Congress approves one-year Medicare payment fix, extends ICD-10 deadline
Congress has issued a yearlong fix to Medicare's physician payment formula, but the fight for a permanent solution is far from over.
Medicare's sustainable growth rate formula has threatened automatic payment cuts to Medicare physicians for more than a decade. Congress on multiple occasions has approved temporary "patches" to prevent these reductions from taking effect. The most recent patch had been scheduled to expire on March 31.
Averting the cuts once again, House and Senate lawmakers approved legislation that provides a temporary solution for a year. The legislation replaces a 24% reduction to Medicare physicians with a 0.5% increase through Dec. 31, freezing Medicare payments until April 1, 2015.
It also pushes the implementation date for the International Classification of Diseases, Tenth Revision (ICD-10) back by a year to Oct. 1, 2015.
As expected, President Obama signed the bill into law on April 1.
"With the one-year patch in place, again the financial uncertainty is removed so Congress can work on the complete repeal of the SGR and put in place a long-term program that will work for all physicians," says Roger Jordan, O.D., who chairs the AOA Federal Relations Committee.
Advocacy for a long-term solution
As lawmakers continue to seek a permanent solution to Medicare's payment issues, the AOA urges members to attend its Congressional Advocacy Conference. The conference offers opportunities to meet directly with lawmakers to ensure any program changes fully recognize ODs as physicians and safeguard patient access to ODs.
"The AOA has made it clear to both House and Senate leaders that our full physician status in Medicare is non-negotiable," says AOA President Mitchell T. Munson, O.D.
"On several occasions, the AOA sought and won optometry-specific changes to advancing Medicare payment bills. It's clear that our profession is being heard loud and clear on Capitol Hill, thanks to the hard work of the AOA and optometry's army of grassroots advocates," Dr. Munson says.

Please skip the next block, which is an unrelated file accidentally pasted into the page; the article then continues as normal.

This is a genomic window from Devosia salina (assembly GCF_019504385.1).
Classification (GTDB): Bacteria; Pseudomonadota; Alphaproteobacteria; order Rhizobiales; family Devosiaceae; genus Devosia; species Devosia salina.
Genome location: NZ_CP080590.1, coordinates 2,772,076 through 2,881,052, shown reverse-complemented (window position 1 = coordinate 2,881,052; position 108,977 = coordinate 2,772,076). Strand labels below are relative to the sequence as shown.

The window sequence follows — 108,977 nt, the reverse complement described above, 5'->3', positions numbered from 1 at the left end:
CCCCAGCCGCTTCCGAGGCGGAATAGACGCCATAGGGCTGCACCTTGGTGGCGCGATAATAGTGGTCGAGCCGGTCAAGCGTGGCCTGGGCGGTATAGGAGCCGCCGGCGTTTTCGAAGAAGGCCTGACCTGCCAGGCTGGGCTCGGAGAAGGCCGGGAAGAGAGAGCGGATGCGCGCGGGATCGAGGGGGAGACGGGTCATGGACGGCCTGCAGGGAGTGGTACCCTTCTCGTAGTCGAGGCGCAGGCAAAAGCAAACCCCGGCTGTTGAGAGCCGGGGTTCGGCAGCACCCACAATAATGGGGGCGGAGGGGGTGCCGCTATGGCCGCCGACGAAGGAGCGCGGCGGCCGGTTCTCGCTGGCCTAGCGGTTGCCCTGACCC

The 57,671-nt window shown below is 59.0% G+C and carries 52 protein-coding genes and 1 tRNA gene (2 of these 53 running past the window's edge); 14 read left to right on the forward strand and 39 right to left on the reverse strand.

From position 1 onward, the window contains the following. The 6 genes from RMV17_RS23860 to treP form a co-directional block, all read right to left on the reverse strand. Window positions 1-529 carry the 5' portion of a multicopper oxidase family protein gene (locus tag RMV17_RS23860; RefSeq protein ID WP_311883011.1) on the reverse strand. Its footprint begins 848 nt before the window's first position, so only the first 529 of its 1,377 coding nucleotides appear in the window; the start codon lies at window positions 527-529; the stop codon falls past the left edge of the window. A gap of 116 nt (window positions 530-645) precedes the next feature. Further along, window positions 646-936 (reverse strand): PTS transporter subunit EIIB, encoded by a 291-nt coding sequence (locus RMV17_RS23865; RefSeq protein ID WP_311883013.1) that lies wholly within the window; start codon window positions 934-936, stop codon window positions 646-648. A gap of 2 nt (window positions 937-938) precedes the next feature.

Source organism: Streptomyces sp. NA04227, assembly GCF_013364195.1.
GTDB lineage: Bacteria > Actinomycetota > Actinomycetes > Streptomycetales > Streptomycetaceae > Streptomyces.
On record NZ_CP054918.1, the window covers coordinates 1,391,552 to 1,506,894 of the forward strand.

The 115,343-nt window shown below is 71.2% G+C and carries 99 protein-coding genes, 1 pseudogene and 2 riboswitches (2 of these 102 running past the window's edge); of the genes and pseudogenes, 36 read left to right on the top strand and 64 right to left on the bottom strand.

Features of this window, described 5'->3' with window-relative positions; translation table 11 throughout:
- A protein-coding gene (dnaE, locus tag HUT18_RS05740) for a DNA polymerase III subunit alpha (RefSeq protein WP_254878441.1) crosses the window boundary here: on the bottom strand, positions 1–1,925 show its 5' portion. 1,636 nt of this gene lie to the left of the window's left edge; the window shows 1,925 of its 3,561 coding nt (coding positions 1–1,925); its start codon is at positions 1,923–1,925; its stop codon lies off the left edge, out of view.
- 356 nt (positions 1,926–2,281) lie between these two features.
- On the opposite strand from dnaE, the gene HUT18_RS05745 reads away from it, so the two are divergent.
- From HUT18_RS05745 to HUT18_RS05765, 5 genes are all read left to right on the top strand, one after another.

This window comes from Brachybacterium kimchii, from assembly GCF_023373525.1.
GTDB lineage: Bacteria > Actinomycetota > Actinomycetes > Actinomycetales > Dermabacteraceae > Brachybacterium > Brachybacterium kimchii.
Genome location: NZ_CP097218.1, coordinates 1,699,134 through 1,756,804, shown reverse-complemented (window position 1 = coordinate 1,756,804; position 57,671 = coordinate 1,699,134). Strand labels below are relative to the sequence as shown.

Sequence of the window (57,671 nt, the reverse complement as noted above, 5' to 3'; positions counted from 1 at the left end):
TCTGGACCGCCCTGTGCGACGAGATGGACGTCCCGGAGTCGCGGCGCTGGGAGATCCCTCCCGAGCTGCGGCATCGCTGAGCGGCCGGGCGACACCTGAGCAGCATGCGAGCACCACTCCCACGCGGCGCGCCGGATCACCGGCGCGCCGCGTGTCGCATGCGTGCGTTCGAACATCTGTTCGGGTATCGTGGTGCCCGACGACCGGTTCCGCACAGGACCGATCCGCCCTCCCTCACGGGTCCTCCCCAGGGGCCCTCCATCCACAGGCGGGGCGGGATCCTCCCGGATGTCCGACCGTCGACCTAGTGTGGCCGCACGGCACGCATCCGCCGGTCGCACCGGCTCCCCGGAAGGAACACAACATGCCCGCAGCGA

Bill extends ICD-10 and other deadlines
The AOA and state affiliates had been working to help members prepare for the transition to ICD-10, originally scheduled for Oct. 1, 2014. Providers now have until Oct. 1, 2015, to prepare for ICD-10.
Many ODs had been wondering if their offices would be adequately trained in time to meet ICD-10's previous deadline for 2014, Dr. Jordan says. "We all were also concerned that the vendors could meet the deadline."
The bill also extends the 1.0 work floor on the Geographic Pricing Cost Index by a year. This provision "is crucial for those optometrists that practice in a less expensive region to keep their current reimbursement up," Dr. Jordan explains.
Lawmakers indicated they would continue to work on a long-term Medicare payment solution.
The yearlong patch "does not preclude any work from being done on the long-term fix in terms of how we pay doctors," U.S. House Speaker Rep. John Boehner (R-Ohio) said at a March 26 press conference. "I think we need to take this step first."
The AOA will monitor Congress' progress and voice any concerns on behalf of members, Dr. Jordan says. "We will not be left on the outside looking in on any programs. We are physicians and will continue to assure that status in Medicare."
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